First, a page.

'Alpha Size' Clothes May Be Good For Retailers But Not For Shoppers

clothing sizes
Popular clothing brands are trying out alpha sizing (small, medium and large) over traditional numerical sizing, but it may be sacrificing fit for customers. Reuters

If you’re a frequent shopper, you may want to put your tailor on speed dial. As more and more apparel brands change their sizes from numeric to letter sizes, customers are buying ill-fitting clothes.

“Alpha sizing”-- designating clothes as small, medium and large as opposed to specific numbered sizes -- is on the rise, according to the Wall Street Journal. Retailers from high-end to mass market are making the shift because alpha sizing makes production easier and often makes customers' experience more pleasant. The trouble is, shoppers may end up with clothes that are less than flattering.

For retailers, the flow of sales is easier with alpha sizing; with just just three categories, the odds of being stuck with "wrong-size" stock is lower. Customers benefit from alpha sizing because it makes it easier for them to find their size (or something close to it), retailers claim. In the fitting room, customers are happier when they have less to try on. When shopping online, customers who often buy two sizes only to return one later are are likely to buy only one -- and to keep it -- when the item is an alpha size.

But personal shopper and stylist Amy Salinger from Lifetime’s series “Million Dollar Shoppers" is not a fan of the trend. Some of the current runway trends—loungewear with looser fits, for example—are naturals for alpha sizing because they don't require a carefully tailored fit, she said.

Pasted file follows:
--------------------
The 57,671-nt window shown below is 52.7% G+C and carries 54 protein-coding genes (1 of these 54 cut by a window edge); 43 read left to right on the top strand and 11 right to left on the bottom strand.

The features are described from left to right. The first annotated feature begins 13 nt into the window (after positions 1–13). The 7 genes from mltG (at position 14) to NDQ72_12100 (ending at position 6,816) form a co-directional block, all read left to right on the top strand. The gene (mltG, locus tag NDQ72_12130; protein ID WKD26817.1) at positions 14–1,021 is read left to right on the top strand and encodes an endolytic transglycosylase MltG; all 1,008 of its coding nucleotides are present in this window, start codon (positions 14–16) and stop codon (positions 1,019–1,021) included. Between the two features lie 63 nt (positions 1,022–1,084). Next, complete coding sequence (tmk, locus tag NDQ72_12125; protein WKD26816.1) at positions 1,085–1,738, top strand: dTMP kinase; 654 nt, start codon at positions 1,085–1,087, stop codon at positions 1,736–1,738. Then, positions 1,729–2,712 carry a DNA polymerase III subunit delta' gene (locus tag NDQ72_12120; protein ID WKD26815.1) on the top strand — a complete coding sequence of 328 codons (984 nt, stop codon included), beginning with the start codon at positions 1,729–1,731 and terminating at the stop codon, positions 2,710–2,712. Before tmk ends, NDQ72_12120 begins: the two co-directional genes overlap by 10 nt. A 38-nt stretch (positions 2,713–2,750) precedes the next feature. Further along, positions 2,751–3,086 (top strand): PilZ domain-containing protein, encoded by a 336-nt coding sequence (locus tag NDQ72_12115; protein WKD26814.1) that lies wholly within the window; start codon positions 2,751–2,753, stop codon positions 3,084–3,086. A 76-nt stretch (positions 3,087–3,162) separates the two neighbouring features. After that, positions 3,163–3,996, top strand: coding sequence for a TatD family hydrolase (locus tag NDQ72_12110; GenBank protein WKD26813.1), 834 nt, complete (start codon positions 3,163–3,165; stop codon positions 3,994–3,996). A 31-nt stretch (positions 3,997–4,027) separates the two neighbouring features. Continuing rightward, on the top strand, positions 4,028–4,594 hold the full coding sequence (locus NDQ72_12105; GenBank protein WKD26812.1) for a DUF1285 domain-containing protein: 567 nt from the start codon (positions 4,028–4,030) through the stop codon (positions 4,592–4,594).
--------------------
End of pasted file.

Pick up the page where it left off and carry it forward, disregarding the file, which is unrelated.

But some retailers are compromising fit, Salinger said, leaving many shoppers between two sizes.

“With alpha sizes, things are sized bigger. It’s just cut differently,” Salinger said. “So if you think you’re a medium, you might actually be a small.”
 

“The most important thing is fit,” she said. “People are not wearing the correct sizes.”

“There’s no way there can’t be [issues] if you’re only offering three sizes versus 12,” Salinger said. “I don’t think that’s perfecting a size. I think that’s giving less options for too many body types.”

But it’s also reducing the likelihood that a shopper will talk themselves out of a purchase.

Sizing strategy company Alvanon Inc. President Ed Gribbin told the WSJ that more than half of women are more likely to ditch a potential purchase than opt for a larger size than what they believe they are (or want to be). Over the years, that’s led many designers to adopt “vanity sizing, which has made what was once a size 10, for example, into a size 4. Alpha sizing – which does not have consistent standards, meaning a manufacturer can slap an ‘S’ on clothing of any size – can be seen as a natural extension of this.

Some brands have acknowledged that their sizes run large so women “feel skinny” when they fit into what appears to be a smaller size, as designer Michelle Smith told the WSJ. Salinger said she often has to tell clients to ignore the label.

“I tell clients it doesn’t matter what the size says on the inside, it matters how it looks and how it fits you,” Salinger said. "It might be a bigger size, but if you want to look good, you’ll wear the correct size.”

“I’m part psychologist and part stylist,” Salinger said.

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